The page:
Mazda stops making cars in the U.S. image

Mazda has stopped production in the U.S. at the Flat Rock plant, co-owned by the Japanese carmaker and Ford.

Both companies will maintain the 50-50 stake in the Flat Rock facility, where Ford intends to build the Fusion starting in 2013. Ford will invest $550 million in order to prepare the Fusion production.

The Auto Alliance plant in Flat Rock, Michigan, has stopped making the Mazda6, which will continue to be manufactured in Japan. Mazda will move its North America production to Salamanca, Mexico, starting early next year, where it will build the Mazda2 and Mazda3 subcompact and compact cars.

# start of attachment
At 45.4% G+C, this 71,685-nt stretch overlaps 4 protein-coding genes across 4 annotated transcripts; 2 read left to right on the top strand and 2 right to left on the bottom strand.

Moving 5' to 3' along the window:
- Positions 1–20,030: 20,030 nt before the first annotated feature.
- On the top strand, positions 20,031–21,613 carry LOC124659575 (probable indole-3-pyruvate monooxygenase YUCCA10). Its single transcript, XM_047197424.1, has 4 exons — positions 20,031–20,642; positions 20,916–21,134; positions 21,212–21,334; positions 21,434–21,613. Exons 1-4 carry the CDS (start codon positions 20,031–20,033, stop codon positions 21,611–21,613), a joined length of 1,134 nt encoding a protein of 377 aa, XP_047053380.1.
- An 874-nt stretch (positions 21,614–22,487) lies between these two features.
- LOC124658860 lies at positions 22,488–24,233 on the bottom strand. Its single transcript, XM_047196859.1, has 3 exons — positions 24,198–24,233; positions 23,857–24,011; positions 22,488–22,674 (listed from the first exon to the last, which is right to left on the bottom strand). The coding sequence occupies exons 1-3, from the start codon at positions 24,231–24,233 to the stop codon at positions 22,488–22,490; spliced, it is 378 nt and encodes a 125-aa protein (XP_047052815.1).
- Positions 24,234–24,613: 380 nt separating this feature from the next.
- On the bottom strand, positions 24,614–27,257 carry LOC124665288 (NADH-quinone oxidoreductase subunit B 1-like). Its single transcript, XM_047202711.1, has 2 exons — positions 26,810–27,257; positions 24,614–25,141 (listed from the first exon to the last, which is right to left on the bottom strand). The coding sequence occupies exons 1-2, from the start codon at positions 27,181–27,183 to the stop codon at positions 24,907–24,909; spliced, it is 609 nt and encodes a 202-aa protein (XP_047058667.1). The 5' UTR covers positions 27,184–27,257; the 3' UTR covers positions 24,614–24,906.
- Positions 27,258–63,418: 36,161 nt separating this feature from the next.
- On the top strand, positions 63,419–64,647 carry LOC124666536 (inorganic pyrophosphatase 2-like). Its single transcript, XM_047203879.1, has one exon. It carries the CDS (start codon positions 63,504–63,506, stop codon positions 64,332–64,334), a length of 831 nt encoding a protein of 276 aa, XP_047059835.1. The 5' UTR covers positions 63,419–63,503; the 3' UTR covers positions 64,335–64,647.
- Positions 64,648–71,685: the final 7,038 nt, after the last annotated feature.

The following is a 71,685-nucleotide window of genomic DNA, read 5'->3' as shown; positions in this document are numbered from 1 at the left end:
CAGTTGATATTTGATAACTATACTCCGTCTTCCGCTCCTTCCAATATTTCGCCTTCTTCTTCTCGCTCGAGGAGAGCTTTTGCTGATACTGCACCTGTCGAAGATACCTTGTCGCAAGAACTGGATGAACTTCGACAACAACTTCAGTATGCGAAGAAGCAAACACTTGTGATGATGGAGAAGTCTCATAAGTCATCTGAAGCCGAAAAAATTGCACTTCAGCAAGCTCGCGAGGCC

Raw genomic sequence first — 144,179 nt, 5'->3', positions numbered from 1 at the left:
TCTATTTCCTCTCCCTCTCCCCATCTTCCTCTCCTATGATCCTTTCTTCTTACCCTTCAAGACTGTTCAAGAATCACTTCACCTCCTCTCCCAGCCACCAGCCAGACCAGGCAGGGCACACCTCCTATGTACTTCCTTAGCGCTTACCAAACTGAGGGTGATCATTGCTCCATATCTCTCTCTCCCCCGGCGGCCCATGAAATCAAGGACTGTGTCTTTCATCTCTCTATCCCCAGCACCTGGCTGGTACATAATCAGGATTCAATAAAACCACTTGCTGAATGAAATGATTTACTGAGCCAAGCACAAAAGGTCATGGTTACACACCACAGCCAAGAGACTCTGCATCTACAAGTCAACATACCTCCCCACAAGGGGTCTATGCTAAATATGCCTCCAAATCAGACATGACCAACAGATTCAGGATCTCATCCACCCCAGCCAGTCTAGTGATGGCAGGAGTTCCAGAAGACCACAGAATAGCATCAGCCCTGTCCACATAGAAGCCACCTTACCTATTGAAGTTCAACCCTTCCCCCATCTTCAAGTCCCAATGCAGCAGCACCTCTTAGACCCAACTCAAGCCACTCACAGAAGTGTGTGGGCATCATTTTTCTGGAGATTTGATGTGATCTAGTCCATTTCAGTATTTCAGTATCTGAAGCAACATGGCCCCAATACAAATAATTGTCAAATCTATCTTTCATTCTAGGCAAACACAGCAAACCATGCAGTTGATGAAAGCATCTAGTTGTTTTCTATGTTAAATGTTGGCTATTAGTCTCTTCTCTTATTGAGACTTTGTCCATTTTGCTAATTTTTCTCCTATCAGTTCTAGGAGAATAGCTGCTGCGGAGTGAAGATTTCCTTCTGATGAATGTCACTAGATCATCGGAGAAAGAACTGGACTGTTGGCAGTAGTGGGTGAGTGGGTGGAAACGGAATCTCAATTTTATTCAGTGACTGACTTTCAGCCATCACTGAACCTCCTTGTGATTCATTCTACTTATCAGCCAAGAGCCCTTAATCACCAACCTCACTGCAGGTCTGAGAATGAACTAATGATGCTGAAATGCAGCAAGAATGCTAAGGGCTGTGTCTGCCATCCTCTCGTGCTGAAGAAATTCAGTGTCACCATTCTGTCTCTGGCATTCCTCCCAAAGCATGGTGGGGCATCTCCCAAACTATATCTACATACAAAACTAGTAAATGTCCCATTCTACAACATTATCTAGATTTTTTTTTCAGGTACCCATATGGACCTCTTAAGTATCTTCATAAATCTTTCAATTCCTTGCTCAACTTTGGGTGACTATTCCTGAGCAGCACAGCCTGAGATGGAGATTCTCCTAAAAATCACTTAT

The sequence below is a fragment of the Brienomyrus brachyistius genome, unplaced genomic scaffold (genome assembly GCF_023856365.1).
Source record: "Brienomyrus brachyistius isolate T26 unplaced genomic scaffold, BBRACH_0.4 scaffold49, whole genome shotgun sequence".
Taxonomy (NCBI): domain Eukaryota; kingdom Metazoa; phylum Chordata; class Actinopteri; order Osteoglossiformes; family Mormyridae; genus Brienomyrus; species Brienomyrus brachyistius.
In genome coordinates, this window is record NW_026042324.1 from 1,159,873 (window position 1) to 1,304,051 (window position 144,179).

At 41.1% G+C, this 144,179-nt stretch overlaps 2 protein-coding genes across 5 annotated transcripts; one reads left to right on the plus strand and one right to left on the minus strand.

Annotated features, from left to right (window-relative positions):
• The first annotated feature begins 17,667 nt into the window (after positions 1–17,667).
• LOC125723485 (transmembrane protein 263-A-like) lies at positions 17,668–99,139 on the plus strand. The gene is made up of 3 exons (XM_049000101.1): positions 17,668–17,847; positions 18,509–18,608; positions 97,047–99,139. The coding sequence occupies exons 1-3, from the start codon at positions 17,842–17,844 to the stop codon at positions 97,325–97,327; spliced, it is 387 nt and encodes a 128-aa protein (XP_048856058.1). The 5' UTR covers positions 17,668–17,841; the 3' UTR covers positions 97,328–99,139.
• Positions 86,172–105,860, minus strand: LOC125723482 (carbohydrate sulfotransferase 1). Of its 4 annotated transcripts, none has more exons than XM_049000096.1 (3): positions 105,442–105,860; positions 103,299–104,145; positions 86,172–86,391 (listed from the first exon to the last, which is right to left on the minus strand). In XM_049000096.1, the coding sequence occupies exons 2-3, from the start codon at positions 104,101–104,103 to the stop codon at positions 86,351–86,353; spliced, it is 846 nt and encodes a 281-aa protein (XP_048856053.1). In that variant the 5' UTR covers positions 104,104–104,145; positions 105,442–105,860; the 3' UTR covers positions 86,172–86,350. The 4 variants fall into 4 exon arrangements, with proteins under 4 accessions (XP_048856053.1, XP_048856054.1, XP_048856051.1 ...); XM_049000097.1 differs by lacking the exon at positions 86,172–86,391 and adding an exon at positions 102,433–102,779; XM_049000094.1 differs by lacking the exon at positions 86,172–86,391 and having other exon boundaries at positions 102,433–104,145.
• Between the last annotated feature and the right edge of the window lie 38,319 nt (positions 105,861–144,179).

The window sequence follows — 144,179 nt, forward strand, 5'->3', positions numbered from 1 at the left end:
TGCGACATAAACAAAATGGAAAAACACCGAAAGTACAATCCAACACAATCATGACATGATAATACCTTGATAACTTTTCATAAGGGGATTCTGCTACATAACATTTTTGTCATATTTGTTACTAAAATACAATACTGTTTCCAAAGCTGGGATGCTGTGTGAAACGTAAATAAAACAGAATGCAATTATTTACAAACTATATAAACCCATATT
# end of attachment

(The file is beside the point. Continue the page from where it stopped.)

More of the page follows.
Thanks to Ford stepping in with production of the Fusion, no workers from Flat Rock will remain without jobs. However, the fact that Mazda retained 50 percent of the plant may indicate a future return for the Japanese carmaker to making cars in the U.S.

“The alliance has been and continues to be an effective way to utilize the resources of both organizations and maximize joint synergies. We continue to study various possibilities for the future of AAI, but we don’t have anything to announce at this time,” said Ford spokesman Todd Nissen.

The Flat Rock plant has produced in the past models including the Mustang, the Probe or the Cougar.